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60305 : Real Estate Advice

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  • Home Buying3
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Wed Feb 5, 2014
Hi Kate

Please email or call me if you have a question or need help in your home buying process.We work with over 30 lenders to help you get the best possible financing. We have residential, construction and commercial financing. We specialize in FHA, VA, 203k renovation loans,Reverse Mortgages for refinance and purchase too! Were other banks require a 640 and above score to help with financing, our lenders will go as low as a 580 score on an FHA mortgage. SMC carries an A+ Better Business Bureau Rating and we have worked in the community for over 15 years! I look forward to hearing from you! Best regards, Patty Harrison, Smart Mortgage 630478-2684 ... more
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Fri Aug 6, 2010
Maggie Hawk answered:
You really should talk to a real estate lawyer about this.

That being said, here's a scenario to consider. What if the parties have children from a previous marriage? By taking ownership originally as tenants in common, each has an ownership interest in the home that can descend, upon their death, to their legal heirs (in this case their children), and this may have been directed by a will.

When a married couple owns a property together in the state of Florida, the form of ownership is called tenants by the entireties It's a special form of joint tenancy between a husband and a wife, and like all forms of joint tenancy it involves the right of survorship. Survivorship means that when one party on the deed dies, that person's interest in the home automatically goes to the survivor.

However, what happens if the spouse who died had left his interest in the home to his children? And did the very fact of the couple getting married override the original deed, even though the couple never recorded a new deed as tenants in the entireties? As you can see, things are never as simple as they seem, Karen, so you're best bet is to seek advice from a real estate attorney. Good luck.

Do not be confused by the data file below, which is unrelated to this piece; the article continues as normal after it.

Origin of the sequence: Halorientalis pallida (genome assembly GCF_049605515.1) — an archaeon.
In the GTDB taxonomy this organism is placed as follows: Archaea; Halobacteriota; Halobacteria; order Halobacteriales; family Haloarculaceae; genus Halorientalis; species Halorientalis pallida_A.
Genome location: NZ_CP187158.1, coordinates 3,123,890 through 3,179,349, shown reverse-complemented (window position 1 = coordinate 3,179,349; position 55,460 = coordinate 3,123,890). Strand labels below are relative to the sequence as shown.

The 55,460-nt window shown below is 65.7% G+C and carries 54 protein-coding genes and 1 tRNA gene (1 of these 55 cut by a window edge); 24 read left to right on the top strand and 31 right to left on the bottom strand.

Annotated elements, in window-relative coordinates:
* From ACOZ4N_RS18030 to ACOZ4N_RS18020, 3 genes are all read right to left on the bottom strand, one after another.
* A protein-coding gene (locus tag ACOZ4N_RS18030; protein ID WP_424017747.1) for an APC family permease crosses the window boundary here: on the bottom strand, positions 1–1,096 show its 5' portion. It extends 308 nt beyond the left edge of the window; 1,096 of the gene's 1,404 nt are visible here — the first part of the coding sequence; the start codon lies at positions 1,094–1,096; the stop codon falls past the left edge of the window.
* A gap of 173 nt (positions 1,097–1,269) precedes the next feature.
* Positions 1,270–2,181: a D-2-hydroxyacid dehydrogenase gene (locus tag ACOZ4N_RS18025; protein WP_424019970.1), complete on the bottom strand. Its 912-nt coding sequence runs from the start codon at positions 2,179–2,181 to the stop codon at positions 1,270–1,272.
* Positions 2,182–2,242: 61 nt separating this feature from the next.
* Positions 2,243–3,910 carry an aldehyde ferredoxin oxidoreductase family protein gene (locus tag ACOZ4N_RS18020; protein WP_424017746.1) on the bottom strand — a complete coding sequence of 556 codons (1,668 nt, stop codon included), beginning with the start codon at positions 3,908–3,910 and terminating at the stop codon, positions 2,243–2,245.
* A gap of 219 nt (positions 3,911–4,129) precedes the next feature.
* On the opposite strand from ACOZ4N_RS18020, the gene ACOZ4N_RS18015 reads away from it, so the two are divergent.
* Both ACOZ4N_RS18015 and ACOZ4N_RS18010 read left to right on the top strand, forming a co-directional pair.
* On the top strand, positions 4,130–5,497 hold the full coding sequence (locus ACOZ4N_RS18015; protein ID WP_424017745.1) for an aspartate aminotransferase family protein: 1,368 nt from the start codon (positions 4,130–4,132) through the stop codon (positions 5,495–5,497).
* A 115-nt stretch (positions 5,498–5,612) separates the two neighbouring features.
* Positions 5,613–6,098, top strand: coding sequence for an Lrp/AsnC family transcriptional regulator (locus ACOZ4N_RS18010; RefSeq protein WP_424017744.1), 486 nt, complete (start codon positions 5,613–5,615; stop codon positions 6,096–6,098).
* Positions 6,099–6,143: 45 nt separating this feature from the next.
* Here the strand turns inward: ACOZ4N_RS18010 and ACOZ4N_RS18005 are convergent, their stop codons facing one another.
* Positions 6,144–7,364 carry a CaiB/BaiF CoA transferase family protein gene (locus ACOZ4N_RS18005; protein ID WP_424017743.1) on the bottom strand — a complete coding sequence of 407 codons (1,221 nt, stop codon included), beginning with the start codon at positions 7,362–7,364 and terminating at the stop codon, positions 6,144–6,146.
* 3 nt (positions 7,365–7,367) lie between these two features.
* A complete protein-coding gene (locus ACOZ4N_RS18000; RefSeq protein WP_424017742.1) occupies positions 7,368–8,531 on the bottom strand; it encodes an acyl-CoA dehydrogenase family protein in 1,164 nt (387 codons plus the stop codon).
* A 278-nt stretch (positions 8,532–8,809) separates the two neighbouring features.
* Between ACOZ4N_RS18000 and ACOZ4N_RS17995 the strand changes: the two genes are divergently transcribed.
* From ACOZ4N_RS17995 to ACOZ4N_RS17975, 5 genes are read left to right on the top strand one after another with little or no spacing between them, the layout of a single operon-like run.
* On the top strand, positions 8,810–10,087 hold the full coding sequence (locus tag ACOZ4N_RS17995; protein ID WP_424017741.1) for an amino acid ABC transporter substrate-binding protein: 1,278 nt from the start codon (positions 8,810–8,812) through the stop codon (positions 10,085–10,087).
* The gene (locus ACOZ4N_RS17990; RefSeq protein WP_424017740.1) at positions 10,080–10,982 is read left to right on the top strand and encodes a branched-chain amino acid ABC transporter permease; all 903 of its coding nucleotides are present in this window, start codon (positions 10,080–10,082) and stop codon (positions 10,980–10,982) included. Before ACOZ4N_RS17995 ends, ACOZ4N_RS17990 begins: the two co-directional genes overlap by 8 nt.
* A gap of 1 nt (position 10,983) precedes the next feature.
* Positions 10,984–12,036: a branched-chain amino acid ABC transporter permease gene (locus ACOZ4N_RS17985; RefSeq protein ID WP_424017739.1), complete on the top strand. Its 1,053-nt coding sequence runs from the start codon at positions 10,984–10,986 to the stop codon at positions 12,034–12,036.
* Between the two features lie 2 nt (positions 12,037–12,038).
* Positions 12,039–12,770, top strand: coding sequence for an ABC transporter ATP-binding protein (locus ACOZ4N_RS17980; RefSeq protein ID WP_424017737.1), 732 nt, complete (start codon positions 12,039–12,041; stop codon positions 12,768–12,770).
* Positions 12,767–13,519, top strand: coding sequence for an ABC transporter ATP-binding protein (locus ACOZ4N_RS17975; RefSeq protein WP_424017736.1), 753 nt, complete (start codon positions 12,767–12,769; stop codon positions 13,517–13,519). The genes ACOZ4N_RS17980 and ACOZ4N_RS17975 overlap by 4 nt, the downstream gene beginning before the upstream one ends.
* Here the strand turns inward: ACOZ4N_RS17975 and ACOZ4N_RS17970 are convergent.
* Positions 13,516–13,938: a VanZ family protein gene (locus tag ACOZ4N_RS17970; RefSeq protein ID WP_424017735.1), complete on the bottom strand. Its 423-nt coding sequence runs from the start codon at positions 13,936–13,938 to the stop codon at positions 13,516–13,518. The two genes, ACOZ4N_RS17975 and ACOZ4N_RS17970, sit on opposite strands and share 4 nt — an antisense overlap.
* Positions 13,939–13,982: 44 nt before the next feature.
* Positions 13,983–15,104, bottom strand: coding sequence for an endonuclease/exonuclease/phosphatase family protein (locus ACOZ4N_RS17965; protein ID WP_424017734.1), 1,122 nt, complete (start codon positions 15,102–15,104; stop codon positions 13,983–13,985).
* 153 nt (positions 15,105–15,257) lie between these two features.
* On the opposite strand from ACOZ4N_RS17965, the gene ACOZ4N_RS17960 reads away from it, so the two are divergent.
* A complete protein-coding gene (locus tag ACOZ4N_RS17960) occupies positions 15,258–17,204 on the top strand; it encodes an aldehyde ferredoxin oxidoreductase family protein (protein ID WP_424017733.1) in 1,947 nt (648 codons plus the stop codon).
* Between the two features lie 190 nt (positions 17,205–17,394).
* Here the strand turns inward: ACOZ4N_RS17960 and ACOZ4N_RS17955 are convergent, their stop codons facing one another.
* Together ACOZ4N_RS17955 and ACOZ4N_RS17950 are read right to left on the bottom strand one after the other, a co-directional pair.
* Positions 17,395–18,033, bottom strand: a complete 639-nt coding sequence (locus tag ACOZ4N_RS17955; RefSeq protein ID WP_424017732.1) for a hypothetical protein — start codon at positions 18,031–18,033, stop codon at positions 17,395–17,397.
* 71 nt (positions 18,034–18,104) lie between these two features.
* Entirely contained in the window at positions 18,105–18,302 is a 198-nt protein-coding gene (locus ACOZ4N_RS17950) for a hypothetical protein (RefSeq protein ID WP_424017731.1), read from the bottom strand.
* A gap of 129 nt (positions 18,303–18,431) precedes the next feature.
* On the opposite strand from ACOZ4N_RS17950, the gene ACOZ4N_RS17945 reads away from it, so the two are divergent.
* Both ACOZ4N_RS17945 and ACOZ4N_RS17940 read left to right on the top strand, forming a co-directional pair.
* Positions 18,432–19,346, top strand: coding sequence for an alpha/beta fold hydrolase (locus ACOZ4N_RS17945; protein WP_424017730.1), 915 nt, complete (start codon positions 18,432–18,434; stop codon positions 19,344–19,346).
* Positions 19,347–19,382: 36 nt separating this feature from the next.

Warm regards,
Maggie Hawk, REALTOR
(386) 314-1149
Watson Realty Corp.
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Fri Jan 25, 2008
RCWessel & Associates, Ltd. answered:
An undivided interest is a fractional ownership without physical division. In other words, the common elements are those items outside the individual unit/s. Land, hallways, lobby, exterior walls, roof, and pipes in the walls are all examples of common elements. You cannot divide the hallway or lobby or land and say "This part is mine, keep off."
Your board needs to contact an attorney familiar with condominium issues. This owner may be violating your board's rules, regulations, and by-laws. It is possible he could be fined for his actions and if he fails to pay up a lien is placed on his unit and ultimately foreclosed. That's right, foreclose on him and force him out of the building.
Your board must take action, failing to do so could place the board in jeopardy for failing to fulfill its fiduciary responsibilities.
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